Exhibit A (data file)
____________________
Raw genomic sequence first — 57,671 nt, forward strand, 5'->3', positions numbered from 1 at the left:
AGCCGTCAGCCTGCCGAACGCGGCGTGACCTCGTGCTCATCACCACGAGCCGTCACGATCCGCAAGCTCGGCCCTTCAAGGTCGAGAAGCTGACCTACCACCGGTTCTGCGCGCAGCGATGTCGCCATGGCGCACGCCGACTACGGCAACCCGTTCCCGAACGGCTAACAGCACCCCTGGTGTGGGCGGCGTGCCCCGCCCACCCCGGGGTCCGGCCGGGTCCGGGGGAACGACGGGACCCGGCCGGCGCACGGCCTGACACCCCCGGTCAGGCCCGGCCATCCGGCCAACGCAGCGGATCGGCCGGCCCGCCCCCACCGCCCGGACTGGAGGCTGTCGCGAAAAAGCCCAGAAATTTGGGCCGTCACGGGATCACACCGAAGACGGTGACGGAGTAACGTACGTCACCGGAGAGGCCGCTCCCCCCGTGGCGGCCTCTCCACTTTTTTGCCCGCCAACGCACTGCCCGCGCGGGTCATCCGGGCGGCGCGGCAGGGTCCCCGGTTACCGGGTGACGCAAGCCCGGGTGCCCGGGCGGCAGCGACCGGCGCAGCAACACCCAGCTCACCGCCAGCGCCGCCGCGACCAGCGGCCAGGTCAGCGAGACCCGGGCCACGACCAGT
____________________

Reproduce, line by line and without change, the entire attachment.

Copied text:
Raw genomic sequence first — 57,671 nt, forward strand, 5'->3', positions numbered from 1 at the left:
AGCCGTCAGCCTGCCGAACGCGGCGTGACCTCGTGCTCATCACCACGAGCCGTCACGATCCGCAAGCTCGGCCCTTCAAGGTCGAGAAGCTGACCTACCACCGGTTCTGCGCGCAGCGATGTCGCCATGGCGCACGCCGACTACGGCAACCCGTTCCCGAACGGCTAACAGCACCCCTGGTGTGGGCGGCGTGCCCCGCCCACCCCGGGGTCCGGCCGGGTCCGGGGGAACGACGGGACCCGGCCGGCGCACGGCCTGACACCCCCGGTCAGGCCCGGCCATCCGGCCAACGCAGCGGATCGGCCGGCCCGCCCCCACCGCCCGGACTGGAGGCTGTCGCGAAAAAGCCCAGAAATTTGGGCCGTCACGGGATCACACCGAAGACGGTGACGGAGTAACGTACGTCACCGGAGAGGCCGCTCCCCCCGTGGCGGCCTCTCCACTTTTTTGCCCGCCAACGCACTGCCCGCGCGGGTCATCCGGGCGGCGCGGCAGGGTCCCCGGTTACCGGGTGACGCAAGCCCGGGTGCCCGGGCGGCAGCGACCGGCGCAGCAACACCCAGCTCACCGCCAGCGCCGCCGCGACCAGCGGCCAGGTCAGCGAGACCCGGGCCACGACCAGT